An American Company Is Buying Britain’s Beloved Weetabix in a $1.8 Billion Deal

April 18, 2017, 8:59 AM UTC

U.S. cereal company Post Holdings (POST) has agreed to buy British brand Weetabix from China’s Bright Food Group in a 1.4 billion pound ($1.76 billion) deal that will expand its international business, the companies said on Tuesday.

The deal will add the Weetabix, Alpen, and Barbara’s brands to a portfolio of cereals including Honey Bunches of Oats and Grape-Nuts. It will allow for expanded distribution of Post products in a number of international markets, while expanding Weetabix and Barbara’s in North America.

“Combining together two category leaders continues our strategy of strengthening our portfolio in stable categories and diversifying into new markets,” said Rob Vitale, Post’s chief executive, in a statement.

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Weetabix is Britain’s second-largest ready-to-eat cereal maker overall, and Weetabix is the nation’s top-selling brand.

The sale marks the end of Chinese ownership of Weetabix after state-owned Bright Food took control of the company from Lion Capital in 2012 amid a major overseas push stretching from Australia to Israel.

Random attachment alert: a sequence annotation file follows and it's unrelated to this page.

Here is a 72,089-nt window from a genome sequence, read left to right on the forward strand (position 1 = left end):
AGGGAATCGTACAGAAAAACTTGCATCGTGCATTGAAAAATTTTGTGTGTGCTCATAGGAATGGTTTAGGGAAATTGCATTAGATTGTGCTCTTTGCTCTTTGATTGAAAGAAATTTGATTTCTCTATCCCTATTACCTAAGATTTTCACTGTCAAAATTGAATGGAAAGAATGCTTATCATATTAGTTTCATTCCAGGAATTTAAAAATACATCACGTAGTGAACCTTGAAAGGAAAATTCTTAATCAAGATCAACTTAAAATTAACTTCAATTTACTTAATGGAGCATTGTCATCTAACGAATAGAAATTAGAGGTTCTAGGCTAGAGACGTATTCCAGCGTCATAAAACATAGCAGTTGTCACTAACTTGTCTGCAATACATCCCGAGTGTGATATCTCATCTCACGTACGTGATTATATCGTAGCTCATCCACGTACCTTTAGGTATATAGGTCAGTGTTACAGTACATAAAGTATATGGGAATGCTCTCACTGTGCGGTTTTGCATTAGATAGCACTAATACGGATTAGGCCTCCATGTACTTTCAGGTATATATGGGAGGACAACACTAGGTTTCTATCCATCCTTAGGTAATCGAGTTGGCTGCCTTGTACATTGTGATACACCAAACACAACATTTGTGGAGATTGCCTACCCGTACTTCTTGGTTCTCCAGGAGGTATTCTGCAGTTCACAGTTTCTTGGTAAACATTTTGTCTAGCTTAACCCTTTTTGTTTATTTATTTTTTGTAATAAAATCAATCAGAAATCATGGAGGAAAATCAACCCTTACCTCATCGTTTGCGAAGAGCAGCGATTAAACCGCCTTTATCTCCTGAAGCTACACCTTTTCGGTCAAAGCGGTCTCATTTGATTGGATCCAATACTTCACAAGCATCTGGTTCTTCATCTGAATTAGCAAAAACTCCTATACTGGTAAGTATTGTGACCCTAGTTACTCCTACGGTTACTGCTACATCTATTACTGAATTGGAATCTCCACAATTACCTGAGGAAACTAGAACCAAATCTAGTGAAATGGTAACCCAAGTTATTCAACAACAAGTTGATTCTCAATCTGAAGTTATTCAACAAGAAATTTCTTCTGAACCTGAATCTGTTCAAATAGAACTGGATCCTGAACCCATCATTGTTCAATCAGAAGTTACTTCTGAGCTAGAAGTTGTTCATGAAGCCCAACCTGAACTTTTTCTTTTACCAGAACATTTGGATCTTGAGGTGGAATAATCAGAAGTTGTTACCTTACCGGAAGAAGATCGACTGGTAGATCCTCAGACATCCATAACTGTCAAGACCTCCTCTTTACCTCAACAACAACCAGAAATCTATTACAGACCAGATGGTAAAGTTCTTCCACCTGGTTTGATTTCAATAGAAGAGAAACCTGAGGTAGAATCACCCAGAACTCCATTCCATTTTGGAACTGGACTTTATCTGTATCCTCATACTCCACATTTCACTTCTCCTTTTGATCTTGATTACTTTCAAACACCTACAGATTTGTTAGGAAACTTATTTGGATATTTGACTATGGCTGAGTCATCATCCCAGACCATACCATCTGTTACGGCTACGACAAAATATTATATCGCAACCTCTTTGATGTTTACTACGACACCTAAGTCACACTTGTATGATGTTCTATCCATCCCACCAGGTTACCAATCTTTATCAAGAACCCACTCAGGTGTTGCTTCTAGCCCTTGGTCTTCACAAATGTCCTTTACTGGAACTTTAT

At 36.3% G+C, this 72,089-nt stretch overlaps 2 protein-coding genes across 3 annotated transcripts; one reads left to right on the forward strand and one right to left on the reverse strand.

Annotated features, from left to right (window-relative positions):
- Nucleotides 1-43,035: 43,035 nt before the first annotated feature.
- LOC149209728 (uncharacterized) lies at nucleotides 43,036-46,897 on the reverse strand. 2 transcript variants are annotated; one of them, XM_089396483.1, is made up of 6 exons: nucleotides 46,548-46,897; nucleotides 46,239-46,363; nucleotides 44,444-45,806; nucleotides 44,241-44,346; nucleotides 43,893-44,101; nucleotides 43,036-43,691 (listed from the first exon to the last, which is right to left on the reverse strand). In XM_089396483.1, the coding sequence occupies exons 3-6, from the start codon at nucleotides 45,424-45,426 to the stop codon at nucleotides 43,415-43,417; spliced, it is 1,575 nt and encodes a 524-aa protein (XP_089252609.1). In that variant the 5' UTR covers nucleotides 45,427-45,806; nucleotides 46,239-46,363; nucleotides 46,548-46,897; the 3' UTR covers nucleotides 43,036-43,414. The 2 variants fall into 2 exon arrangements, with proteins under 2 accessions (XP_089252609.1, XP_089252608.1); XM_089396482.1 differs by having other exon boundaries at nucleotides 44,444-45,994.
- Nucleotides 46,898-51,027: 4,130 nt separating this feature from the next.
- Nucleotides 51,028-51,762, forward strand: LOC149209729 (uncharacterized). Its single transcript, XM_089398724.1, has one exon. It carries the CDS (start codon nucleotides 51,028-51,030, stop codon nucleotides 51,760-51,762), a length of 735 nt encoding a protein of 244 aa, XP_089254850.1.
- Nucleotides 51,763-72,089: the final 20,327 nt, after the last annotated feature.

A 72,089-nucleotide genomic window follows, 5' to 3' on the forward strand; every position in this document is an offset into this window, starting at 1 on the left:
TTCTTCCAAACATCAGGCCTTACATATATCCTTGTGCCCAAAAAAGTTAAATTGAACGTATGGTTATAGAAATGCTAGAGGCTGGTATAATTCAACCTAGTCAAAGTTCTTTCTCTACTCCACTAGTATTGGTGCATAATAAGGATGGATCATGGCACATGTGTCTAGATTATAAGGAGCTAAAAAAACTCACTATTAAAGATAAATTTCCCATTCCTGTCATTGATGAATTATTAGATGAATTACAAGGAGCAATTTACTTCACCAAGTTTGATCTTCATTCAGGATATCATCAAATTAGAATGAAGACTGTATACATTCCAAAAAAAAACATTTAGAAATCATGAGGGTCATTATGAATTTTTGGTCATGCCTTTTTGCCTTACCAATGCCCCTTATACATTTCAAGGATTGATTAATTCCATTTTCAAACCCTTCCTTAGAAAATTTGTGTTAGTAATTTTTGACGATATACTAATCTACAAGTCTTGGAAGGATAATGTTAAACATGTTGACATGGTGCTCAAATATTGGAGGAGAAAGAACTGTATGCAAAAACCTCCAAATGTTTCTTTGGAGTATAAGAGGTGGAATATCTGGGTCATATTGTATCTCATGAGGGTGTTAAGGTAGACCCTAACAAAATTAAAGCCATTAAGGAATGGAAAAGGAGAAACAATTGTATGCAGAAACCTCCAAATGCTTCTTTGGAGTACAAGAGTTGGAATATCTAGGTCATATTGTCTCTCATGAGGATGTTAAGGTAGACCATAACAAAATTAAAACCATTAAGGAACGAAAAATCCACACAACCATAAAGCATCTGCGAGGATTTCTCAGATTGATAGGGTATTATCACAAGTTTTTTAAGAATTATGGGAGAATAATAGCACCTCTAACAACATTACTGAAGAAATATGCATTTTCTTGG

Bright agreed to buy a 60% stake in Weetabix in 2012 from private equity firm Lion Capital in a deal that valued it at 1.2 billion pounds. Baring Private Equity Asia subsequently bought Lion’s remaining stake in 2015.

Post said the deal will immediately add to its adjusted operating profit margins and its free cash flow, excluding one-time transaction expenses.

Post also affirmed its 2017 outlook and reported financial results for the second quarter ended March 31. It posted net sales of $1.25 billion and a net loss of $4 million.

It said it still expects 2017 adjusted earnings before interest, tax, depreciation and amortization (EBITDA) of $920 million to $950 million, excluding any contribution from Weetabix.


The sale did not signal the end of Bright’s international ambitions, Shanghai-based Bright spokesman Pan Jianjun said.

“This is a part of our internationalization strategy. Selling assets enables us to better expand. Going forward Bright will stick to our overseas push,” he said.

Reuters reported in January that Post Holdings, the No.3 U.S. cereal company, was among four interested parties vying for Weetabix, a business founded 85 years ago.

Bright hired Goldman Sachs to run an auction for the well-known British brand less than five years after the Chinese company agreed to take control of it, with sources familiar with the matter saying Bright it had struggled to crack the Chinese market, where many consumers tend to eat hot breakfasts.

Weetabix had earnings before interest, tax, depreciation and amortization (EBITDA) of 130 million pounds in 2016, Reuters reported in December.

Bright Food is the parent firm of a number of listed companies including Bright Dairy and Food.

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